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Mormon News: All the News about Mormons, Mormonism and the LDS Church
For week ended October 10, 1999 Posted 24 Oct 1999
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After rocky start, Internet Conference broadcast serves thousands

This past weekend's broadcast of General Conference on the Internet went well, after problems encountered during Saturday morning's first session were cleared up.
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Sen. Hatch Blasts S.F. Supervisors

Senator and presidential candidate, Orrin Hatch, R-Utah, spoke in San Francisco before an audience of about 40 at the Commonwealth Club of California. He depicted himself as a "compassionate conservative with guts" and the candidate with the deepest government and legislative experience and the one most qualified to make as many as five Supreme Court appointments required of the next president.

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Santa Fe High prayer to continue

In a continuing battle that pits a member of the LDS church against school prayer, prayer has won out--at least for the rest of the football season.

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LDS Church sending aid to Mexico

In the wake of torrential rain that has flooded rivers in central and eastern Mexico, the LDS Church is sending thousands of food boxes and $80,000 to LDS Church members and their neighbors in the affected areas. Boxes and crates containing everything from lasagna to crib quilts were loaded onto trucks at the LDS Church's Humanitarian Center on Friday, ready for the trip to the affected areas.

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Sex Doesn't Sell With LDS Shoppers

Stores such as American Eagle Outfitters, The Gap and The Body Shop USA use a one-size-fits-all national approach to marketing, shipping the same window displays and posters to every store. However, in conservative Utah which is more than 70 percent Mormon, many are complaining about store windows and displays that feature a little too much mannequin flesh here, a little too suggestive a sales pitch there. Complaints weren't to bad until conference time when an influx of out-of-town conference visitors came, shopped, and were offended.

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Is the LDS Church being stonewalled on Kiev, Ukraine Temple? (Former USSR lurches toward religious freedom)

The LDS Church announced more than a year ago that a temple will be built in Kiev, Ukraine, the first temple in the former Soviet Union. But so far, no groundbreaking has been scheduled. While delays of a year or more for a groundbreaking are not unusual, a comment in this Deseret News article on religious freedom in the former Soviet Union gives a hint at the reasons for the delay.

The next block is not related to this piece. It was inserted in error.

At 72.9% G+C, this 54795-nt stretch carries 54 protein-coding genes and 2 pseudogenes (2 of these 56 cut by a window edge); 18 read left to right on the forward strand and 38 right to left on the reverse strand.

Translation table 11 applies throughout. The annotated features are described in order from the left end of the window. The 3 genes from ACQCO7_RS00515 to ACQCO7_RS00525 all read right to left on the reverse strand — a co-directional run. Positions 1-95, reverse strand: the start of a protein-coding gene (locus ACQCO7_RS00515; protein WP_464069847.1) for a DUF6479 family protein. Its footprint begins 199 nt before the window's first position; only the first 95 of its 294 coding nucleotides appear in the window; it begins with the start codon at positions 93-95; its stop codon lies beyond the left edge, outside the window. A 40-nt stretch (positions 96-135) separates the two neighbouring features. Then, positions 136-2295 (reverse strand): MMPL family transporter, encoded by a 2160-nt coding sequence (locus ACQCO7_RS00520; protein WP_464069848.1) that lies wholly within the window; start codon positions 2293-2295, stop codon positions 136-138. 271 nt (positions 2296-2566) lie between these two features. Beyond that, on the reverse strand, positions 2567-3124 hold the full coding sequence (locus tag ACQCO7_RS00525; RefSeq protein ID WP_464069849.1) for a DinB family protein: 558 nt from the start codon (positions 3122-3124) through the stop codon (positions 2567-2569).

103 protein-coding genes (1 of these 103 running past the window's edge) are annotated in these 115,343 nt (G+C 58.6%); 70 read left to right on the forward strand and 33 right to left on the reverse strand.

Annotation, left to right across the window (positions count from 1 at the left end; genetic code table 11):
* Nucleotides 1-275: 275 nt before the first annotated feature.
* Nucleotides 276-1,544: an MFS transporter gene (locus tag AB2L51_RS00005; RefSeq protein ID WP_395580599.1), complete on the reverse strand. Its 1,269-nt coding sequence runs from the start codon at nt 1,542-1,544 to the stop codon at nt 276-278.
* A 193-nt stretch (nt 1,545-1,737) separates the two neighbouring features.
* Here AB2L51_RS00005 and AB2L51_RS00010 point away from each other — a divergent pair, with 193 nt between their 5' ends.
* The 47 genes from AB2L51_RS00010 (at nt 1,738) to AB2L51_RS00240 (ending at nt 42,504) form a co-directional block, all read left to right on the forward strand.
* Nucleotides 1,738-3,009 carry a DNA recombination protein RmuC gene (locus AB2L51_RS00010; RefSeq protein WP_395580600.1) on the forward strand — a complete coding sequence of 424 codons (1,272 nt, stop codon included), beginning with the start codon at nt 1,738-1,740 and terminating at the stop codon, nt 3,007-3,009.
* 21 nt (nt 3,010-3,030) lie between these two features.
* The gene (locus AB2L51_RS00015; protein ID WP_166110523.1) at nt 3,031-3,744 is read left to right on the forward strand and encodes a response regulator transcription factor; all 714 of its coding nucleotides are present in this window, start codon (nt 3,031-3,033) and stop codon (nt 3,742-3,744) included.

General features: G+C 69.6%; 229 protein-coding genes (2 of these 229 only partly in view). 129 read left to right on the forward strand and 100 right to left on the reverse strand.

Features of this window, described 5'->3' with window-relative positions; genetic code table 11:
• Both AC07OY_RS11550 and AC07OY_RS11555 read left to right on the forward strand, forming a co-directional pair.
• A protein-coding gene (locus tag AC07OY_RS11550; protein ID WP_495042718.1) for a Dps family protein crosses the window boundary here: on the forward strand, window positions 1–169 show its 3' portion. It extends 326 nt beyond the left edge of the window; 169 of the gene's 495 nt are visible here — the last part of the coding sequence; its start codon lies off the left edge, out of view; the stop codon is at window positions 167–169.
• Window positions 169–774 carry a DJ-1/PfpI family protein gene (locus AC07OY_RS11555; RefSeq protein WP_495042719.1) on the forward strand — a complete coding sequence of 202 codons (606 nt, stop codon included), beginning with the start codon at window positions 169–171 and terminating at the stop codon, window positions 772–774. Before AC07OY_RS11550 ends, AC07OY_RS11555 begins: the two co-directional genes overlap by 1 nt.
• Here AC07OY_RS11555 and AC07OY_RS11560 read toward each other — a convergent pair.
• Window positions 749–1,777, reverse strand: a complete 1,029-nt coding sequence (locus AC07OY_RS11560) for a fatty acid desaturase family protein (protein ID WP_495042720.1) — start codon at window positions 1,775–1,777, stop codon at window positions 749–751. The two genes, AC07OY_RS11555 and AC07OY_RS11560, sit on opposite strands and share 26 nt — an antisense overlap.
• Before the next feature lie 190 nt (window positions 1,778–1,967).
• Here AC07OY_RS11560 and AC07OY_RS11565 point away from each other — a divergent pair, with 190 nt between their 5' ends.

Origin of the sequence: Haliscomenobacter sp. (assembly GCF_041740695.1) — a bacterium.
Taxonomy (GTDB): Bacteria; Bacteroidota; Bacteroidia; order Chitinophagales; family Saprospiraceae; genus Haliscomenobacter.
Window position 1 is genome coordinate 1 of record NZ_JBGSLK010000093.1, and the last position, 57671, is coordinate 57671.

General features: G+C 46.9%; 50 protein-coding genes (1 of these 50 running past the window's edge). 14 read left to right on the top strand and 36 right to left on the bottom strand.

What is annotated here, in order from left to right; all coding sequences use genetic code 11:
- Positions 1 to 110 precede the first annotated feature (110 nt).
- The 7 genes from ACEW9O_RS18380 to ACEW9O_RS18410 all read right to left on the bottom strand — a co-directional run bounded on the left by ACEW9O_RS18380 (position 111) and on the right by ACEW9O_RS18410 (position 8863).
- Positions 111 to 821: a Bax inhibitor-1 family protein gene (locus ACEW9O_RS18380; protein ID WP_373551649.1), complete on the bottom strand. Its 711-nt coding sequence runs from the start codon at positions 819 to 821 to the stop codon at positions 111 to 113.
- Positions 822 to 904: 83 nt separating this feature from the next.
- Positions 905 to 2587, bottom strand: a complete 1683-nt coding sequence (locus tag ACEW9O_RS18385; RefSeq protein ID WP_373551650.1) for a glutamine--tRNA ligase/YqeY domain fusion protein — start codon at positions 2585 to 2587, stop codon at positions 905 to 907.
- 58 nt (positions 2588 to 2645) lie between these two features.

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LDS mum on gun petition

Backers of the petition drive for a law to ban weapons from churches and schools believe that the LDS Church supports their cause, but have been disappointed that the Church has not taken a position on the drive. In the wake of the shooting at the LDS Church's Family History Center in Salt Lake City, President Gordon B. Hinckley and other General Authorities made several statements about guns, and the group has been given permission by Elder Alexander B. Morrison of the First Quorum of the Seventy to use those public statements.

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LDS Struggle to Keep Proxy Baptisms Appropriate

The Church of Jesus Christ of Latter-day Saints' well-known practice of posthumous baptisms, has come under attack for Jewish Holocaust victims, noble and ignoble historical figures and other questionable submissions by members of the Mormon faith.

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If Polygamy were legal . . . . (Polymaritally Perverse)

In the influential political review magazine, The Nation, Pollitt takes on the 1991 ACLU policy that says that polygamy should be legal, and in the process examines the current state of polygamy in Utah and among Mormons. The ACLU's policy reads: "The ACLU believes that criminal and civil laws prohibiting or penalizing the practice of plural marriage violate constitutional protections of freedom of expression and association, freedom of religion, and privacy for personal relationships among consenting adults."

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Terrorists who attacked LDS Churches no longer seen as a threat (U.S. Revises List Of Terror Groups)

A Chilean terrorist group that had often attacked LDS targets in Chile has been removed from the U.S. State Department's list of "foreign terrorist organizations," the State Department announced on Friday. The Manuel Rodriguez Patriotic Front Dissidents, which was also known for attacking U.S. businesses active in Chile, was removed because it had not engaged in any "terrorist" acts for the past two years.

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Copyright 1998, 1999, 2000, 2001 Kent Larsen · Privacy Information